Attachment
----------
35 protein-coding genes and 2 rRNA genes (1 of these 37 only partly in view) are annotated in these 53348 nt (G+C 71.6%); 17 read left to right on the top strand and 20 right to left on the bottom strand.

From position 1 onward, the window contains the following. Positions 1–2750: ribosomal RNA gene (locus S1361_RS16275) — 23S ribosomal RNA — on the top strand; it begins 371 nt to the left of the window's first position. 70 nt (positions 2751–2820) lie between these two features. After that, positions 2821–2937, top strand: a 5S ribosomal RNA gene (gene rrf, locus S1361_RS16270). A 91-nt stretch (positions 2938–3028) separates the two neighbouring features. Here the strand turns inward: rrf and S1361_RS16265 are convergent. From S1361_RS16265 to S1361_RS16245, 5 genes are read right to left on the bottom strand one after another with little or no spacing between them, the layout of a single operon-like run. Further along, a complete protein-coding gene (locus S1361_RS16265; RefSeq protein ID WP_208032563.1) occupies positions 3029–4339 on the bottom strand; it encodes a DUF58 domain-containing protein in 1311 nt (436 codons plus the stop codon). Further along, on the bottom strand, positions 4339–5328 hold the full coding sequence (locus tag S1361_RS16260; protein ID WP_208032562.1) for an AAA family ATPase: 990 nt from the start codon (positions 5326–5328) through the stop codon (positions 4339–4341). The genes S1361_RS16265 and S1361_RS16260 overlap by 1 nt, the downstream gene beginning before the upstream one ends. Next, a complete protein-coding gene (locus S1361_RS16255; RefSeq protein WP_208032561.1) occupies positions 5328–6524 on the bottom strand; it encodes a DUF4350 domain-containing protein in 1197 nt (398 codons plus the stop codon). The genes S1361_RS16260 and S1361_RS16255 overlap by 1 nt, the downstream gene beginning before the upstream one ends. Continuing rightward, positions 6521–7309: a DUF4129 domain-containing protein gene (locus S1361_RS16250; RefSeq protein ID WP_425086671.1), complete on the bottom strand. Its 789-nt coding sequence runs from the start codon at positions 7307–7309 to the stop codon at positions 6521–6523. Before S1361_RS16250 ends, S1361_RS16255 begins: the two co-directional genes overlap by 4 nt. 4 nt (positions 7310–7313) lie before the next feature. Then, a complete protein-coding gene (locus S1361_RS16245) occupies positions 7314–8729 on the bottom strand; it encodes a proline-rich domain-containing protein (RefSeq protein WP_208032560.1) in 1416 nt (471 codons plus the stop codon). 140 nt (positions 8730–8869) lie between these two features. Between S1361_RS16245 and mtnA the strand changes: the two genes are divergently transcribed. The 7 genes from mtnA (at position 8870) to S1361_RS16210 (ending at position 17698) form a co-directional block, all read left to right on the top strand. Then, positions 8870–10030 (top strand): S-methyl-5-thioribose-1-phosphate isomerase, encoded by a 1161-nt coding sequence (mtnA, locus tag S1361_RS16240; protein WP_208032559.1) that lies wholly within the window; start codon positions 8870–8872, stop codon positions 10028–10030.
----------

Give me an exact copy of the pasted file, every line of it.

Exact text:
35 protein-coding genes and 2 rRNA genes (1 of these 37 only partly in view) are annotated in these 53348 nt (G+C 71.6%); 17 read left to right on the top strand and 20 right to left on the bottom strand.

From position 1 onward, the window contains the following. Positions 1–2750: ribosomal RNA gene (locus S1361_RS16275) — 23S ribosomal RNA — on the top strand; it begins 371 nt to the left of the window's first position. 70 nt (positions 2751–2820) lie between these two features. After that, positions 2821–2937, top strand: a 5S ribosomal RNA gene (gene rrf, locus S1361_RS16270). A 91-nt stretch (positions 2938–3028) separates the two neighbouring features. Here the strand turns inward: rrf and S1361_RS16265 are convergent. From S1361_RS16265 to S1361_RS16245, 5 genes are read right to left on the bottom strand one after another with little or no spacing between them, the layout of a single operon-like run. Further along, a complete protein-coding gene (locus S1361_RS16265; RefSeq protein ID WP_208032563.1) occupies positions 3029–4339 on the bottom strand; it encodes a DUF58 domain-containing protein in 1311 nt (436 codons plus the stop codon). Further along, on the bottom strand, positions 4339–5328 hold the full coding sequence (locus tag S1361_RS16260; protein ID WP_208032562.1) for an AAA family ATPase: 990 nt from the start codon (positions 5326–5328) through the stop codon (positions 4339–4341). The genes S1361_RS16265 and S1361_RS16260 overlap by 1 nt, the downstream gene beginning before the upstream one ends. Next, a complete protein-coding gene (locus S1361_RS16255; RefSeq protein WP_208032561.1) occupies positions 5328–6524 on the bottom strand; it encodes a DUF4350 domain-containing protein in 1197 nt (398 codons plus the stop codon). The genes S1361_RS16260 and S1361_RS16255 overlap by 1 nt, the downstream gene beginning before the upstream one ends. Continuing rightward, positions 6521–7309: a DUF4129 domain-containing protein gene (locus S1361_RS16250; RefSeq protein ID WP_425086671.1), complete on the bottom strand. Its 789-nt coding sequence runs from the start codon at positions 7307–7309 to the stop codon at positions 6521–6523. Before S1361_RS16250 ends, S1361_RS16255 begins: the two co-directional genes overlap by 4 nt. 4 nt (positions 7310–7313) lie before the next feature. Then, a complete protein-coding gene (locus S1361_RS16245) occupies positions 7314–8729 on the bottom strand; it encodes a proline-rich domain-containing protein (RefSeq protein WP_208032560.1) in 1416 nt (471 codons plus the stop codon). 140 nt (positions 8730–8869) lie between these two features. Between S1361_RS16245 and mtnA the strand changes: the two genes are divergently transcribed. The 7 genes from mtnA (at position 8870) to S1361_RS16210 (ending at position 17698) form a co-directional block, all read left to right on the top strand. Then, positions 8870–10030 (top strand): S-methyl-5-thioribose-1-phosphate isomerase, encoded by a 1161-nt coding sequence (mtnA, locus tag S1361_RS16240; protein WP_208032559.1) that lies wholly within the window; start codon positions 8870–8872, stop codon positions 10028–10030.